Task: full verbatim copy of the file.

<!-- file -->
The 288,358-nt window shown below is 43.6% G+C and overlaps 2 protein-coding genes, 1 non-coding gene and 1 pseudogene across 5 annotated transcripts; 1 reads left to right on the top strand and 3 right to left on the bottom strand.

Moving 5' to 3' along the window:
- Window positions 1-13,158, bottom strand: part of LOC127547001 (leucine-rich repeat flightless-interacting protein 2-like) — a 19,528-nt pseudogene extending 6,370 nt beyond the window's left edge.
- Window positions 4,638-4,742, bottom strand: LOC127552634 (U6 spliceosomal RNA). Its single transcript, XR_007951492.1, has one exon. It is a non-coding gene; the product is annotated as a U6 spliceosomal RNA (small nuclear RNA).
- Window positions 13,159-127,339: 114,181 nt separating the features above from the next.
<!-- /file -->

The 288,358-nt window shown below is 43.6% G+C and overlaps 2 protein-coding genes, 1 non-coding gene and 1 pseudogene across 5 annotated transcripts; 1 reads left to right on the top strand and 3 right to left on the bottom strand.

Moving 5' to 3' along the window:
- Window positions 1-13,158, bottom strand: part of LOC127547001 (leucine-rich repeat flightless-interacting protein 2-like) — a 19,528-nt pseudogene extending 6,370 nt beyond the window's left edge.
- Window positions 4,638-4,742, bottom strand: LOC127552634 (U6 spliceosomal RNA). Its single transcript, XR_007951492.1, has one exon. It is a non-coding gene; the product is annotated as a U6 spliceosomal RNA (small nuclear RNA).
- Window positions 13,159-127,339: 114,181 nt separating the features above from the next.